Iron is important in making red blood cells, which carry oxygen around the body.

A lack of iron can lead to iron deficiency anaemia.

Good sources of iron

Good sources of iron include:

  • liver (but avoid this during pregnancy)
  • meat
  • beans
  • nuts
  • dried fruit – such as dried apricots
  • wholegrains – such as brown rice
  • fortified breakfast cereals
  • soybean flour
  • most dark-green leafy vegetables – such as watercress and curly kale

How much iron do I need?

The amount of iron you need is:

  • 8.7mg a day for men (19-64 years)
  • 14.8mg a day for women (19-50 years)
  • 8.7mg a day for women (50-64 years)

You should be able to get all the iron you need from your daily diet.

Women who lose a lot of blood during their monthly period (heavy periods) are at higher risk of iron deficiency anaemia and may need to take iron supplements.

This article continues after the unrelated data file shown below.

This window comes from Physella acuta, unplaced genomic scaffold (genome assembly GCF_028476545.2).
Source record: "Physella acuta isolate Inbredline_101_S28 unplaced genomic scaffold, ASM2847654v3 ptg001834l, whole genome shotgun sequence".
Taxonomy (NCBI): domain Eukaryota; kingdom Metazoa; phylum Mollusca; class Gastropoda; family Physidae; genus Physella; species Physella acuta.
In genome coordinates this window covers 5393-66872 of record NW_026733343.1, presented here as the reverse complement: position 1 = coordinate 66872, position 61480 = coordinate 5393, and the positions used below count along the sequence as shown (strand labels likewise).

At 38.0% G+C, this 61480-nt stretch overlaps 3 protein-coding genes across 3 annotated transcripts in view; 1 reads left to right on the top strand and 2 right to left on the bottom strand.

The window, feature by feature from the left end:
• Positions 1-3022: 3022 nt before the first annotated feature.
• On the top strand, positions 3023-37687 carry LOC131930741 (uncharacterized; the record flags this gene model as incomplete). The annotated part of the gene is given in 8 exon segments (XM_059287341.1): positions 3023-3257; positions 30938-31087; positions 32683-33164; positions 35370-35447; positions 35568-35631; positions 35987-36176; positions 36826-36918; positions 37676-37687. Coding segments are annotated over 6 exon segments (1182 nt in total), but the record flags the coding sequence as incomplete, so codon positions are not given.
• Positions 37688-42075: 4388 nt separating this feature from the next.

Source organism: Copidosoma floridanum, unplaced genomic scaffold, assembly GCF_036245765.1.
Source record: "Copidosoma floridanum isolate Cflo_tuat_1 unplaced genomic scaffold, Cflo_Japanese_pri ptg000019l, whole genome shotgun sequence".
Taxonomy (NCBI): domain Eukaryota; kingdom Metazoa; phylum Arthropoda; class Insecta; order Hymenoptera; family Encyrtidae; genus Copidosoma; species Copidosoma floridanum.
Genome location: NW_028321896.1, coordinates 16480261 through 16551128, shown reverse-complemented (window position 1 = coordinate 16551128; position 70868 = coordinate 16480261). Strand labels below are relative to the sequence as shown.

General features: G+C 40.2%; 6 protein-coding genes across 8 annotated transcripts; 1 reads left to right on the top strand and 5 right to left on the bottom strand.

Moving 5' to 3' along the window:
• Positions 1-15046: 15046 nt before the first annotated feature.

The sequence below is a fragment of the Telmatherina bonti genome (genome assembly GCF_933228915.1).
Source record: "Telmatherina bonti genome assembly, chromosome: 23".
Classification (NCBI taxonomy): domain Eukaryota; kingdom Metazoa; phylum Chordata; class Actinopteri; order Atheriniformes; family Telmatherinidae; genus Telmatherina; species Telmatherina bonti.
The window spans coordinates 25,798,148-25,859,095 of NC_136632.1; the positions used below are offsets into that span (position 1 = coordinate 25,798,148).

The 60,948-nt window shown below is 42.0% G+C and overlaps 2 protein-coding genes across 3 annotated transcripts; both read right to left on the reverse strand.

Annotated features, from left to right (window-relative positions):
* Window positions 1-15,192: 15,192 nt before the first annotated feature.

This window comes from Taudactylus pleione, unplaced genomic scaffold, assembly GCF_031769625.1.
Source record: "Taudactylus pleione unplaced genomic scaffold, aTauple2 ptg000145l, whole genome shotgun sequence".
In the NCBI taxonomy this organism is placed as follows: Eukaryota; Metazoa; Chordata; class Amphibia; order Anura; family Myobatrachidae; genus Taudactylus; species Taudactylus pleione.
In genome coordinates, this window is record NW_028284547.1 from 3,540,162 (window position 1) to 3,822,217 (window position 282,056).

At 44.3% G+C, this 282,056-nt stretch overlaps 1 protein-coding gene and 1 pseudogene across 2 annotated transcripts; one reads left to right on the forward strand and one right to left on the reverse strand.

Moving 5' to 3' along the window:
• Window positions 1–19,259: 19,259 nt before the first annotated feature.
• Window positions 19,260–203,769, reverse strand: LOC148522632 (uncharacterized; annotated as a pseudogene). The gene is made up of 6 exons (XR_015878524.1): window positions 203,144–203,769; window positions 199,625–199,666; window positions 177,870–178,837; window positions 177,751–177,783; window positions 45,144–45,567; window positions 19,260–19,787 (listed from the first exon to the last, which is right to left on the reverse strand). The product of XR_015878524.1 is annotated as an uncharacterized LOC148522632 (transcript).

Speak to your GP or a registered dietitian for more advice.

What happens if I take too much iron?

Side effects of taking high doses (over 20mg) of iron include:

Very high doses of iron can be fatal, particularly if taken by children, so always keep iron supplements out of the reach of children.

What does the Department of Health advise?

Most people should be able to get all the iron they need by eating a varied and balanced diet. If you take iron supplements, don't take too much as this could be harmful.

Taking 17mg or less a day of iron supplements is unlikely to cause any harm. But continue taking a higher dose if advised to by your GP.

Page last reviewed: 03/03/2017

Next review due: 03/03/2020